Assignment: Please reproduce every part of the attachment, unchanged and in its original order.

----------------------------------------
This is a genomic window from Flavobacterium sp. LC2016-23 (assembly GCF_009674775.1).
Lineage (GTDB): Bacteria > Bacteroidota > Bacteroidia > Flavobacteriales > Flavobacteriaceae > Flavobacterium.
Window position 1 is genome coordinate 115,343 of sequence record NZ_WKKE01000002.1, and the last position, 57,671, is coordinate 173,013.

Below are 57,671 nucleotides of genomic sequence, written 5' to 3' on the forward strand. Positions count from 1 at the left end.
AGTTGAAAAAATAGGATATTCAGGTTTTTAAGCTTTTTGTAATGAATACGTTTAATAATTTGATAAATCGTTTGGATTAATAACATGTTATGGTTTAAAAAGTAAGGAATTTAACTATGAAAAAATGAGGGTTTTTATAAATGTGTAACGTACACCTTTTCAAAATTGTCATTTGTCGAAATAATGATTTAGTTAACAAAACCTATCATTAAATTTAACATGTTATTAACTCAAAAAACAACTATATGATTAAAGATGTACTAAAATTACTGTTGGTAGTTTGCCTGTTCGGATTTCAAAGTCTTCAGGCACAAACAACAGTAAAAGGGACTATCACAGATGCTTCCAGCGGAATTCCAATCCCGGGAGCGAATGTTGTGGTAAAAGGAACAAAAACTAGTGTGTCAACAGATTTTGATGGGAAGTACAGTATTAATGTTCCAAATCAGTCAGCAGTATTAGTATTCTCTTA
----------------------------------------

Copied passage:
This is a genomic window from Flavobacterium sp. LC2016-23 (assembly GCF_009674775.1).
Lineage (GTDB): Bacteria > Bacteroidota > Bacteroidia > Flavobacteriales > Flavobacteriaceae > Flavobacterium.
Window position 1 is genome coordinate 115,343 of sequence record NZ_WKKE01000002.1, and the last position, 57,671, is coordinate 173,013.

Below are 57,671 nucleotides of genomic sequence, written 5' to 3' on the forward strand. Positions count from 1 at the left end.
AGTTGAAAAAATAGGATATTCAGGTTTTTAAGCTTTTTGTAATGAATACGTTTAATAATTTGATAAATCGTTTGGATTAATAACATGTTATGGTTTAAAAAGTAAGGAATTTAACTATGAAAAAATGAGGGTTTTTATAAATGTGTAACGTACACCTTTTCAAAATTGTCATTTGTCGAAATAATGATTTAGTTAACAAAACCTATCATTAAATTTAACATGTTATTAACTCAAAAAACAACTATATGATTAAAGATGTACTAAAATTACTGTTGGTAGTTTGCCTGTTCGGATTTCAAAGTCTTCAGGCACAAACAACAGTAAAAGGGACTATCACAGATGCTTCCAGCGGAATTCCAATCCCGGGAGCGAATGTTGTGGTAAAAGGAACAAAAACTAGTGTGTCAACAGATTTTGATGGGAAGTACAGTATTAATGTTCCAAATCAGTCAGCAGTATTAGTATTCTCTTA